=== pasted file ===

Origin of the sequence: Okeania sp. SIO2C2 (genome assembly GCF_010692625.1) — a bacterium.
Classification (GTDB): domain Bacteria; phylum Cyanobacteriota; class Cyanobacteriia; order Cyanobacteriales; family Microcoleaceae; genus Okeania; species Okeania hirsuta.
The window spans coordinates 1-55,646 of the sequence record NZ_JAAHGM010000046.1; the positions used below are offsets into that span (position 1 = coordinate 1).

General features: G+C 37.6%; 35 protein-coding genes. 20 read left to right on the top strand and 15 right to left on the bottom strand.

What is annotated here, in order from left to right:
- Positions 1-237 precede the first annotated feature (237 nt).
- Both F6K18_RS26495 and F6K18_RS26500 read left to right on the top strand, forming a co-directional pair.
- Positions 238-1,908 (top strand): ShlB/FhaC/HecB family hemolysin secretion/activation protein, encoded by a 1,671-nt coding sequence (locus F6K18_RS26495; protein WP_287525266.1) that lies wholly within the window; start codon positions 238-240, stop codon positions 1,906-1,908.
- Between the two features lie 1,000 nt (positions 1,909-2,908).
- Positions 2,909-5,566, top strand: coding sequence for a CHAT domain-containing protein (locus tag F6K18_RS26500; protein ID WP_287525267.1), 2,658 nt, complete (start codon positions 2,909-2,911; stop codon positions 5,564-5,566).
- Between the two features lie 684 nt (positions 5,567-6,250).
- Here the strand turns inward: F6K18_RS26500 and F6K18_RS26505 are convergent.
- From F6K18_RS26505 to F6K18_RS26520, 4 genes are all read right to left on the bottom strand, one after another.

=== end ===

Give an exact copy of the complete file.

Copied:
Origin of the sequence: Okeania sp. SIO2C2 (genome assembly GCF_010692625.1) — a bacterium.
Classification (GTDB): domain Bacteria; phylum Cyanobacteriota; class Cyanobacteriia; order Cyanobacteriales; family Microcoleaceae; genus Okeania; species Okeania hirsuta.
The window spans coordinates 1-55,646 of the sequence record NZ_JAAHGM010000046.1; the positions used below are offsets into that span (position 1 = coordinate 1).

General features: G+C 37.6%; 35 protein-coding genes. 20 read left to right on the top strand and 15 right to left on the bottom strand.

What is annotated here, in order from left to right:
- Positions 1-237 precede the first annotated feature (237 nt).
- Both F6K18_RS26495 and F6K18_RS26500 read left to right on the top strand, forming a co-directional pair.
- Positions 238-1,908 (top strand): ShlB/FhaC/HecB family hemolysin secretion/activation protein, encoded by a 1,671-nt coding sequence (locus F6K18_RS26495; protein WP_287525266.1) that lies wholly within the window; start codon positions 238-240, stop codon positions 1,906-1,908.
- Between the two features lie 1,000 nt (positions 1,909-2,908).
- Positions 2,909-5,566, top strand: coding sequence for a CHAT domain-containing protein (locus tag F6K18_RS26500; protein ID WP_287525267.1), 2,658 nt, complete (start codon positions 2,909-2,911; stop codon positions 5,564-5,566).
- Between the two features lie 684 nt (positions 5,567-6,250).
- Here the strand turns inward: F6K18_RS26500 and F6K18_RS26505 are convergent.
- From F6K18_RS26505 to F6K18_RS26520, 4 genes are all read right to left on the bottom strand, one after another.